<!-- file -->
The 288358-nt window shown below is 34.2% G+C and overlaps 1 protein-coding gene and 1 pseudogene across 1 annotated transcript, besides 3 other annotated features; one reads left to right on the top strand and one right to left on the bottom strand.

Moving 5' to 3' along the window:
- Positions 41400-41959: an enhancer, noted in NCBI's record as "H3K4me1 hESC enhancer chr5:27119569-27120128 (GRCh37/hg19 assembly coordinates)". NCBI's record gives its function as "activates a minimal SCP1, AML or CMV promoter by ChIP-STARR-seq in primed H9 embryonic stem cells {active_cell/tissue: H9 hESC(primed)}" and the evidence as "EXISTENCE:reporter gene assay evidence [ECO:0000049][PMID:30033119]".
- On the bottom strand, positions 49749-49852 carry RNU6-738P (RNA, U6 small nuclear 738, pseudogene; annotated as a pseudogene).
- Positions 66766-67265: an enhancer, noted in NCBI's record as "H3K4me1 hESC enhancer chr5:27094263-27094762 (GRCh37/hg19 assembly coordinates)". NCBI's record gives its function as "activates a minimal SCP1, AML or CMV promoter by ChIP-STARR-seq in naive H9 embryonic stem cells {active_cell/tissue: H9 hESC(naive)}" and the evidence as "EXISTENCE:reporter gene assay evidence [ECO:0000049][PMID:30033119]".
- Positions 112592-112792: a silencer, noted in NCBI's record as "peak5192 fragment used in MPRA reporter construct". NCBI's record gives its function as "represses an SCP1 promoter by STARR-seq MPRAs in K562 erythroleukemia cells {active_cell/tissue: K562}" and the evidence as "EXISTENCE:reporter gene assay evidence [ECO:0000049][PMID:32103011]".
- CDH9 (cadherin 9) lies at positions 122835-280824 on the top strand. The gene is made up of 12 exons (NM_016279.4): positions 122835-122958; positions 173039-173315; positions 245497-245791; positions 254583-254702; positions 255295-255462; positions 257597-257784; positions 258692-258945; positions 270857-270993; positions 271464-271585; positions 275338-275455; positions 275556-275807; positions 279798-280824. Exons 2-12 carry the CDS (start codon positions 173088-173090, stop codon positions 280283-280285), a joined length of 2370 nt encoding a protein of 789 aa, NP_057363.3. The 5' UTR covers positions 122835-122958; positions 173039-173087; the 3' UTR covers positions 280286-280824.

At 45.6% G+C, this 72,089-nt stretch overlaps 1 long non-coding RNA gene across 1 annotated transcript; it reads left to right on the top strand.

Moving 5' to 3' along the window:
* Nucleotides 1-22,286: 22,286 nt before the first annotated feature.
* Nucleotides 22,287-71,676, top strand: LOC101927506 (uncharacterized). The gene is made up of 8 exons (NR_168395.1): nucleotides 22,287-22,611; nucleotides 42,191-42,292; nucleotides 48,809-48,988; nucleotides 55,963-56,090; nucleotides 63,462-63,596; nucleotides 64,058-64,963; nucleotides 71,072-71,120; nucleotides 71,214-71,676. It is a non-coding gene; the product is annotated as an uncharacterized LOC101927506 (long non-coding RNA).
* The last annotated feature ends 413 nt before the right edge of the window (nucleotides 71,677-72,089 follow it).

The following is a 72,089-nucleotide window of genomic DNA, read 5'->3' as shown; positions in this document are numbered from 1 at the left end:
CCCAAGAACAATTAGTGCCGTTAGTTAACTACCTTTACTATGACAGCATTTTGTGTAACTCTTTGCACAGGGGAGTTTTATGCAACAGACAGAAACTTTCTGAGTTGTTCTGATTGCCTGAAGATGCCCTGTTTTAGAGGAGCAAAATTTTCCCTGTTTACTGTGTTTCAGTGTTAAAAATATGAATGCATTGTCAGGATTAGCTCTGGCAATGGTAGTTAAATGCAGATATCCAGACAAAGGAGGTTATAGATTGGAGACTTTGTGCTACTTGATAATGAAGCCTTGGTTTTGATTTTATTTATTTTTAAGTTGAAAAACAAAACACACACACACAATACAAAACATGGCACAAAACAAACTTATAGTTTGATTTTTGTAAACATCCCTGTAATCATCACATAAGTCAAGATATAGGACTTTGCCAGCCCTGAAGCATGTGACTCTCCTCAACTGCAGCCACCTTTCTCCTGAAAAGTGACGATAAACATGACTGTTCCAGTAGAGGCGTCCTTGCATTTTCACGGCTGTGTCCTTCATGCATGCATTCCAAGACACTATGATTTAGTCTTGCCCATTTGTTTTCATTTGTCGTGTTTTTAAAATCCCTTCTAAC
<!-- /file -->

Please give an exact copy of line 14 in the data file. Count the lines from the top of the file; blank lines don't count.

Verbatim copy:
CCCAAGAACAATTAGTGCCGTTAGTTAACTACCTTTACTATGACAGCATTTTGTGTAACTCTTTGCACAGGGGAGTTTTATGCAACAGACAGAAACTTTCTGAGTTGTTCTGATTGCCTGAAGATGCCCTGTTTTAGAGGAGCAAAATTTTCCCTGTTTACTGTGTTTCAGTGTTAAAAATATGAATGCATTGTCAGGATTAGCTCTGGCAATGGTAGTTAAATGCAGATATCCAGACAAAGGAGGTTATAGATTGGAGACTTTGTGCTACTTGATAATGAAGCCTTGGTTTTGATTTTATTTATTTTTAAGTTGAAAAACAAAACACACACACACAATACAAAACATGGCACAAAACAAACTTATAGTTTGATTTTTGTAAACATCCCTGTAATCATCACATAAGTCAAGATATAGGACTTTGCCAGCCCTGAAGCATGTGACTCTCCTCAACTGCAGCCACCTTTCTCCTGAAAAGTGACGATAAACATGACTGTTCCAGTAGAGGCGTCCTTGCATTTTCACGGCTGTGTCCTTCATGCATGCATTCCAAGACACTATGATTTAGTCTTGCCCATTTGTTTTCATTTGTCGTGTTTTTAAAATCCCTTCTAAC